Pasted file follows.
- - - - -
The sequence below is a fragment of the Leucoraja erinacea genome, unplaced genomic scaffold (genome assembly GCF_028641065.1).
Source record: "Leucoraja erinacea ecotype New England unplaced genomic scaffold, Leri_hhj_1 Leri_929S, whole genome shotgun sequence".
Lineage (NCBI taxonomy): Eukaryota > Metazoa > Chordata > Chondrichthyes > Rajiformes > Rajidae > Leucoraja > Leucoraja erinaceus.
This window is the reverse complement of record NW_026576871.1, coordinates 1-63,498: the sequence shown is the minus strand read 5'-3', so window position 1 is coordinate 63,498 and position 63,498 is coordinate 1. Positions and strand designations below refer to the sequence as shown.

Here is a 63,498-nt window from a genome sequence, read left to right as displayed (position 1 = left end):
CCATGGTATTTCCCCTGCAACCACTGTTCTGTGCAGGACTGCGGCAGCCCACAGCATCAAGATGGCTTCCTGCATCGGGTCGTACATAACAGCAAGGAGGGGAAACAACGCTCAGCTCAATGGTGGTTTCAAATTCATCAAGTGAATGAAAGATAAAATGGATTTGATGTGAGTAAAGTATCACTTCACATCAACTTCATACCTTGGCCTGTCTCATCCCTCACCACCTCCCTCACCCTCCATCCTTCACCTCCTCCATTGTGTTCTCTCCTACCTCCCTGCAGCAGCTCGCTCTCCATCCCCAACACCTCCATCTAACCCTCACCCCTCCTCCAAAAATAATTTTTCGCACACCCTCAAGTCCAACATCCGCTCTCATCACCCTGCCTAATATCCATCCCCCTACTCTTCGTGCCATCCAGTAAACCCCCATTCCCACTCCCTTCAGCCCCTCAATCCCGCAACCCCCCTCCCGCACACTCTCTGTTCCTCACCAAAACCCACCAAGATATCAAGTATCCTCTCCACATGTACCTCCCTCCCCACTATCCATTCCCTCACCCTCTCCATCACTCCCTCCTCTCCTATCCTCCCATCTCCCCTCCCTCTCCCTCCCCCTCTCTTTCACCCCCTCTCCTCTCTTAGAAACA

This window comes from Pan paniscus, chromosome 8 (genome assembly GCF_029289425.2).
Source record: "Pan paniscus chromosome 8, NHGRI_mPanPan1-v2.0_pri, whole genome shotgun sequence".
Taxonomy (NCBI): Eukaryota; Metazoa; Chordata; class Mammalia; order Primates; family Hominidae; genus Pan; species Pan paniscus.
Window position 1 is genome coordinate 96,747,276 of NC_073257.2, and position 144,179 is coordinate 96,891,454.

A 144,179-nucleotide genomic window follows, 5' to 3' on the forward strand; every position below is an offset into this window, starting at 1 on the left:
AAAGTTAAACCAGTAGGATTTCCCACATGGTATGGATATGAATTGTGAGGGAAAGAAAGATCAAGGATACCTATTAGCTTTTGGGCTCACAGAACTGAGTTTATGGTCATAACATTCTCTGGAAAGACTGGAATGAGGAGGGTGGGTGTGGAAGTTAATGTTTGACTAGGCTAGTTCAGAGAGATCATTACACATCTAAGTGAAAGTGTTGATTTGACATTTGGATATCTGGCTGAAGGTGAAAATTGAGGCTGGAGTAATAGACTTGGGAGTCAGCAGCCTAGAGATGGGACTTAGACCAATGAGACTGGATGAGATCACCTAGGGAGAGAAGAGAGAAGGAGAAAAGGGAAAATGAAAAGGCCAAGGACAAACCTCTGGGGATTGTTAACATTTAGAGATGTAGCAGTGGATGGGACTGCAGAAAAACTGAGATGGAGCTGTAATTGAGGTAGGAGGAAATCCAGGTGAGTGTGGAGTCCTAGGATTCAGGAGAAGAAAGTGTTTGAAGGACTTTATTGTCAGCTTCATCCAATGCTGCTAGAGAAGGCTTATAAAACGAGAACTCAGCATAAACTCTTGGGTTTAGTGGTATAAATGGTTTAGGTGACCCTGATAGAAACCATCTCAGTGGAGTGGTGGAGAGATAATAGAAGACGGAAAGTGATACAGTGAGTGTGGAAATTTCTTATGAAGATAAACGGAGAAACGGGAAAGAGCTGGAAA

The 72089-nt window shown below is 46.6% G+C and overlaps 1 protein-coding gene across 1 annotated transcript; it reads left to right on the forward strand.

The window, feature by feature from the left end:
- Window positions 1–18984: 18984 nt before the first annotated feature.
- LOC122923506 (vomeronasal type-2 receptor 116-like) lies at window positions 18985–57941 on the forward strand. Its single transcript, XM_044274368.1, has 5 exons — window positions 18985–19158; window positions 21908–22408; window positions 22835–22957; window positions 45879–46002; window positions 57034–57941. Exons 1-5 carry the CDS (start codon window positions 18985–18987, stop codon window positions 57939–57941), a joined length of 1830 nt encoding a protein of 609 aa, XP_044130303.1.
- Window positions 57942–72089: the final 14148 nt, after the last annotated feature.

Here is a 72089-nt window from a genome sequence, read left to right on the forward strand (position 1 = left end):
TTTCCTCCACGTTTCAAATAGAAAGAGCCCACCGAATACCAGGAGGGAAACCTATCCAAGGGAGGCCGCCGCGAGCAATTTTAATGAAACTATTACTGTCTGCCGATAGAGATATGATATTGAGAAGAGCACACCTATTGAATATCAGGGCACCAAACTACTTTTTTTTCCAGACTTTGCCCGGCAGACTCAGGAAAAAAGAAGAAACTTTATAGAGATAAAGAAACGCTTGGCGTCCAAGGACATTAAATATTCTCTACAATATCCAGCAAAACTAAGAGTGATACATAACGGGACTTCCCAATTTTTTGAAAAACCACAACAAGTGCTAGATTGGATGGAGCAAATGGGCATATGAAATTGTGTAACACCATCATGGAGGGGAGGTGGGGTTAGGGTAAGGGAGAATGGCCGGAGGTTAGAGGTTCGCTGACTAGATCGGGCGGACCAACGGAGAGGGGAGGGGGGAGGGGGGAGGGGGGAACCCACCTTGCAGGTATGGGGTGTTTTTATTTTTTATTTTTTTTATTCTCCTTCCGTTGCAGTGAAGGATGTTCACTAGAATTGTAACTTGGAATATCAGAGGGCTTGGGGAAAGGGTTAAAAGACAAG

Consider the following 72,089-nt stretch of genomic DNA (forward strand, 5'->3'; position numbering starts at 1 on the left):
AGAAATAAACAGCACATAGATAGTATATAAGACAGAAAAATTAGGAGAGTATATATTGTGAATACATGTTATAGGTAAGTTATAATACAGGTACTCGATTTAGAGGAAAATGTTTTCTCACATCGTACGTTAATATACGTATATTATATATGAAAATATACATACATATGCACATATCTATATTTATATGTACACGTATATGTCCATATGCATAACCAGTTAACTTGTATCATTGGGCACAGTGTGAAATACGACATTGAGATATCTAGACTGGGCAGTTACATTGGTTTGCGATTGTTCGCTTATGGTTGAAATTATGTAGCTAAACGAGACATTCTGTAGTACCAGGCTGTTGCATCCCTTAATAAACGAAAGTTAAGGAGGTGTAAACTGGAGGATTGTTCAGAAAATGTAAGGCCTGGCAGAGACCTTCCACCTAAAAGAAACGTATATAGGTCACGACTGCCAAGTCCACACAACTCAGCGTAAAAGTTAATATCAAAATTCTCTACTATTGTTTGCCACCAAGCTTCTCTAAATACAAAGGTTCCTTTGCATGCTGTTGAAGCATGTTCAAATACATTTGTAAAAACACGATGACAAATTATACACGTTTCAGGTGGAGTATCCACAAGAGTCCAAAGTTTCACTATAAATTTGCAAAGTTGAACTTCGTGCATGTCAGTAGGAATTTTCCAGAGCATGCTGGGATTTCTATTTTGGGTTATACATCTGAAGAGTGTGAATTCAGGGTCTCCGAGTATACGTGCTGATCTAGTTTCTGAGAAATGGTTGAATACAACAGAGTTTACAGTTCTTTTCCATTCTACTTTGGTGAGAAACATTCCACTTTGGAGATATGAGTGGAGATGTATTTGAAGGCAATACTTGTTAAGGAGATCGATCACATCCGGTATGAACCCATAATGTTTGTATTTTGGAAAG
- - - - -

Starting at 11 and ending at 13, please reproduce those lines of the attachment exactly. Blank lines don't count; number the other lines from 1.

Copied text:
A 144,179-nucleotide genomic window follows, 5' to 3' on the forward strand; every position below is an offset into this window, starting at 1 on the left:
AAAGTTAAACCAGTAGGATTTCCCACATGGTATGGATATGAATTGTGAGGGAAAGAAAGATCAAGGATACCTATTAGCTTTTGGGCTCACAGAACTGAGTTTATGGTCATAACATTCTCTGGAAAGACTGGAATGAGGAGGGTGGGTGTGGAAGTTAATGTTTGACTAGGCTAGTTCAGAGAGATCATTACACATCTAAGTGAAAGTGTTGATTTGACATTTGGATATCTGGCTGAAGGTGAAAATTGAGGCTGGAGTAATAGACTTGGGAGTCAGCAGCCTAGAGATGGGACTTAGACCAATGAGACTGGATGAGATCACCTAGGGAGAGAAGAGAGAAGGAGAAAAGGGAAAATGAAAAGGCCAAGGACAAACCTCTGGGGATTGTTAACATTTAGAGATGTAGCAGTGGATGGGACTGCAGAAAAACTGAGATGGAGCTGTAATTGAGGTAGGAGGAAATCCAGGTGAGTGTGGAGTCCTAGGATTCAGGAGAAGAAAGTGTTTGAAGGACTTTATTGTCAGCTTCATCCAATGCTGCTAGAGAAGGCTTATAAAACGAGAACTCAGCATAAACTCTTGGGTTTAGTGGTATAAATGGTTTAGGTGACCCTGATAGAAACCATCTCAGTGGAGTGGTGGAGAGATAATAGAAGACGGAAAGTGATACAGTGAGTGTGGAAATTTCTTATGAAGATAAACGGAGAAACGGGAAAGAGCTGGAAA

The 72089-nt window shown below is 46.6% G+C and overlaps 1 protein-coding gene across 1 annotated transcript; it reads left to right on the forward strand.